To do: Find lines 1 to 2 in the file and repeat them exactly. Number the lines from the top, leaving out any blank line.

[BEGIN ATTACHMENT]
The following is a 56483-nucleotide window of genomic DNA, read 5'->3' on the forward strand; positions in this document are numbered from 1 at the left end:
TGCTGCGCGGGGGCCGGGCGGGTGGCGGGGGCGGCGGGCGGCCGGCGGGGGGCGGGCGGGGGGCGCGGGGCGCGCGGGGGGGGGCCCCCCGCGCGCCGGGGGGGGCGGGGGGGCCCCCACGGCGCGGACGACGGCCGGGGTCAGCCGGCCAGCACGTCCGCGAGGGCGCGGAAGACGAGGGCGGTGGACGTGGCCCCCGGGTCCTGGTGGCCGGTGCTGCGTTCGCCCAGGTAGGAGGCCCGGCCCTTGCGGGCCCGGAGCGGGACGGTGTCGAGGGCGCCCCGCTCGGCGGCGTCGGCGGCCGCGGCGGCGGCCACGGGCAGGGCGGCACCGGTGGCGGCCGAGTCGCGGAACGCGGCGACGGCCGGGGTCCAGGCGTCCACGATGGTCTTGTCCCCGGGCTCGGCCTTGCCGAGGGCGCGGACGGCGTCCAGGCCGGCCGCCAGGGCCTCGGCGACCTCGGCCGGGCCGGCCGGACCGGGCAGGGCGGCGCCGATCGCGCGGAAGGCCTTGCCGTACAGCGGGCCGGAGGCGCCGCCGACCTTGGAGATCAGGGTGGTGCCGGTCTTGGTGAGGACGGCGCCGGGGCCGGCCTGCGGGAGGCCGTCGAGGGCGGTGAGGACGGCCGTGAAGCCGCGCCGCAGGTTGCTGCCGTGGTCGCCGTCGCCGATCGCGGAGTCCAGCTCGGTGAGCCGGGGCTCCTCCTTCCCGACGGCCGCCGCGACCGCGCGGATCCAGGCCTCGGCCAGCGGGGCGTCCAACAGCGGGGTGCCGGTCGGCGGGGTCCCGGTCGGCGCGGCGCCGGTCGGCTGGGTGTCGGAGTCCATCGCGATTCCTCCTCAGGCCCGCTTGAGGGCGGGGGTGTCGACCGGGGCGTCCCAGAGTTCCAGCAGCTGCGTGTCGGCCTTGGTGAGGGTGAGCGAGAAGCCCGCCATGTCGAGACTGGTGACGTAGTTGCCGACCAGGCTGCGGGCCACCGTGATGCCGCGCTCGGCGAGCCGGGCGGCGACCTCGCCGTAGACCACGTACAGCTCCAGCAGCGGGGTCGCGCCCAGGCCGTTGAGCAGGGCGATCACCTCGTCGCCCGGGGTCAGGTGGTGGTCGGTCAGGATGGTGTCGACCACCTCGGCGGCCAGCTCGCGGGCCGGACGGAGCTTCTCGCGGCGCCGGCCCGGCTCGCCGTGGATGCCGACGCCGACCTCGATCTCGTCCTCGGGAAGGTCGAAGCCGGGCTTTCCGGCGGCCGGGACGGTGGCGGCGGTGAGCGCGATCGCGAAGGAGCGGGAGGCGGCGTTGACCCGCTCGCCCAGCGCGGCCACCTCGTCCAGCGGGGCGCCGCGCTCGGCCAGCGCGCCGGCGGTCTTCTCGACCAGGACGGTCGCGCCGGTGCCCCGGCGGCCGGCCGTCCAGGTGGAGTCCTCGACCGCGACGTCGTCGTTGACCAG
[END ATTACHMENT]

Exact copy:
The following is a 56483-nucleotide window of genomic DNA, read 5'->3' on the forward strand; positions in this document are numbered from 1 at the left end:
TGCTGCGCGGGGGCCGGGCGGGTGGCGGGGGCGGCGGGCGGCCGGCGGGGGGCGGGCGGGGGGCGCGGGGCGCGCGGGGGGGGGCCCCCCGCGCGCCGGGGGGGGCGGGGGGGCCCCCACGGCGCGGACGACGGCCGGGGTCAGCCGGCCAGCACGTCCGCGAGGGCGCGGAAGACGAGGGCGGTGGACGTGGCCCCCGGGTCCTGGTGGCCGGTGCTGCGTTCGCCCAGGTAGGAGGCCCGGCCCTTGCGGGCCCGGAGCGGGACGGTGTCGAGGGCGCCCCGCTCGGCGGCGTCGGCGGCCGCGGCGGCGGCCACGGGCAGGGCGGCACCGGTGGCGGCCGAGTCGCGGAACGCGGCGACGGCCGGGGTCCAGGCGTCCACGATGGTCTTGTCCCCGGGCTCGGCCTTGCCGAGGGCGCGGACGGCGTCCAGGCCGGCCGCCAGGGCCTCGGCGACCTCGGCCGGGCCGGCCGGACCGGGCAGGGCGGCGCCGATCGCGCGGAAGGCCTTGCCGTACAGCGGGCCGGAGGCGCCGCCGACCTTGGAGATCAGGGTGGTGCCGGTCTTGGTGAGGACGGCGCCGGGGCCGGCCTGCGGGAGGCCGTCGAGGGCGGTGAGGACGGCCGTGAAGCCGCGCCGCAGGTTGCTGCCGTGGTCGCCGTCGCCGATCGCGGAGTCCAGCTCGGTGAGCCGGGGCTCCTCCTTCCCGACGGCCGCCGCGACCGCGCGGATCCAGGCCTCGGCCAGCGGGGCGTCCAACAGCGGGGTGCCGGTCGGCGGGGTCCCGGTCGGCGCGGCGCCGGTCGGCTGGGTGTCGGAGTCCATCGCGATTCCTCCTCAGGCCCGCTTGAGGGCGGGGGTGTCGACCGGGGCGTCCCAGAGTTCCAGCAGCTGCGTGTCGGCCTTGGTGAGGGTGAGCGAGAAGCCCGCCATGTCGAGACTGGTGACGTAGTTGCCGACCAGGCTGCGGGCCACCGTGATGCCGCGCTCGGCGAGCCGGGCGGCGACCTCGCCGTAGACCACGTACAGCTCCAGCAGCGGGGTCGCGCCCAGGCCGTTGAGCAGGGCGATCACCTCGTCGCCCGGGGTCAGGTGGTGGTCGGTCAGGATGGTGTCGACCACCTCGGCGGCCAGCTCGCGGGCCGGACGGAGCTTCTCGCGGCGCCGGCCCGGCTCGCCGTGGATGCCGACGCCGACCTCGATCTCGTCCTCGGGAAGGTCGAAGCCGGGCTTTCCGGCGGCCGGGACGGTGGCGGCGGTGAGCGCGATCGCGAAGGAGCGGGAGGCGGCGTTGACCCGCTCGCCCAGCGCGGCCACCTCGTCCAGCGGGGCGCCGCGCTCGGCCAGCGCGCCGGCGGTCTTCTCGACCAGGACGGTCGCGCCGGTGCCCCGGCGGCCGGCCGTCCAGGTGGAGTCCTCGACCGCGACGTCGTCGTTGACCAG